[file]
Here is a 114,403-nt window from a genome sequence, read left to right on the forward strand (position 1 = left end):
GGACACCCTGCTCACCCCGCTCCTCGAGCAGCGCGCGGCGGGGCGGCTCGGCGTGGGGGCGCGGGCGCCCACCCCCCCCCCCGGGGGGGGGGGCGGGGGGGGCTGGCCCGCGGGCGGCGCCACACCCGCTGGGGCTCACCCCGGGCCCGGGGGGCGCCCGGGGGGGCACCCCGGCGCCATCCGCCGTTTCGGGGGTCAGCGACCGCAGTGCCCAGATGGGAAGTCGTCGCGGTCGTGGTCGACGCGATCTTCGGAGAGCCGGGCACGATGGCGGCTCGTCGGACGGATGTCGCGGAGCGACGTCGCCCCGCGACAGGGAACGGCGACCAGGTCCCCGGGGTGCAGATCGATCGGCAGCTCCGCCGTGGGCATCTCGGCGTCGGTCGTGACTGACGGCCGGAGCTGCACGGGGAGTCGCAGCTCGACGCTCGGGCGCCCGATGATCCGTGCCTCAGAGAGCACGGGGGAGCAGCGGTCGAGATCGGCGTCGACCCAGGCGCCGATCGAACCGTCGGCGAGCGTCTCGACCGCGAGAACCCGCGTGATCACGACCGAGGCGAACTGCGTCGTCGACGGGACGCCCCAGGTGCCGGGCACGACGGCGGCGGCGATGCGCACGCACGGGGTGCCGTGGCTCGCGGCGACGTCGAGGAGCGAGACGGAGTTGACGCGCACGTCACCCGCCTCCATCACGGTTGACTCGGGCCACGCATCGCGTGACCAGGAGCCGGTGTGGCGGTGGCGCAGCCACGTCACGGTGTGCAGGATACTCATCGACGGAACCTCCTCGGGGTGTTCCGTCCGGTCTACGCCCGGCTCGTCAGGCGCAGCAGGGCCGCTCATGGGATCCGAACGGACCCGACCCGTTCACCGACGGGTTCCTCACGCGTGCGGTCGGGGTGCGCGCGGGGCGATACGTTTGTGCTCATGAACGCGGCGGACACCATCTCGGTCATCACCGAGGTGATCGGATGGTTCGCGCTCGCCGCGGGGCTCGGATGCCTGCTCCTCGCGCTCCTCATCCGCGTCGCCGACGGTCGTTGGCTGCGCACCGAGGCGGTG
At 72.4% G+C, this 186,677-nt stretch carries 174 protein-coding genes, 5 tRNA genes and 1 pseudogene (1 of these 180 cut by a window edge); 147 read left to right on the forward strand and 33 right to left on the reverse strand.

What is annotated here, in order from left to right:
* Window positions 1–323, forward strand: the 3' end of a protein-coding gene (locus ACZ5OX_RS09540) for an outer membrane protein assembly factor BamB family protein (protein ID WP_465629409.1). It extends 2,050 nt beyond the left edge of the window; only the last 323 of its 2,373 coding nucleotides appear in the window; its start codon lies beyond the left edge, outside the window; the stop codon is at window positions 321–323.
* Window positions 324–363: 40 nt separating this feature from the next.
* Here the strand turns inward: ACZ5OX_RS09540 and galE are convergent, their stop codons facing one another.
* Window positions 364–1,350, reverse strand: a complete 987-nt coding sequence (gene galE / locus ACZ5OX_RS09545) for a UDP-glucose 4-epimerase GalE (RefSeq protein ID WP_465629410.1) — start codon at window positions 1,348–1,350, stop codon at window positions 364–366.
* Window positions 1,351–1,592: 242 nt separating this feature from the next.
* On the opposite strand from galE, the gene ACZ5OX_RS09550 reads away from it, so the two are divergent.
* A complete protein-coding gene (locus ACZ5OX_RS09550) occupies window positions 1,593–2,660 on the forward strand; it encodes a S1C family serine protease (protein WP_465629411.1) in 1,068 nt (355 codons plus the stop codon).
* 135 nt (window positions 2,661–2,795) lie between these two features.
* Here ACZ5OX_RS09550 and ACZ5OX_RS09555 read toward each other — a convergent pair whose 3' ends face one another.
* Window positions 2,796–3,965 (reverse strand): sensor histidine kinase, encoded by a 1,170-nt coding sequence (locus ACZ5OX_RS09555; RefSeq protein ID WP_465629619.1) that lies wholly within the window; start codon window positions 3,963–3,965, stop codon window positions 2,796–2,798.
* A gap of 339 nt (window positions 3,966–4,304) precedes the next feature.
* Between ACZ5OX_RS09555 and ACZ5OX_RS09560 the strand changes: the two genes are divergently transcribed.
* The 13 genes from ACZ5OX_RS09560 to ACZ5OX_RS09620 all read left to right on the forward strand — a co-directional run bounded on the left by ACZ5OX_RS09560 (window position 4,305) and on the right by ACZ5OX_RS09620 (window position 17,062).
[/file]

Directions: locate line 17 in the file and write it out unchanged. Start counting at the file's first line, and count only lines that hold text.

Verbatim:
* The 13 genes from ACZ5OX_RS09560 to ACZ5OX_RS09620 all read left to right on the forward strand — a co-directional run bounded on the left by ACZ5OX_RS09560 (window position 4,305) and on the right by ACZ5OX_RS09620 (window position 17,062).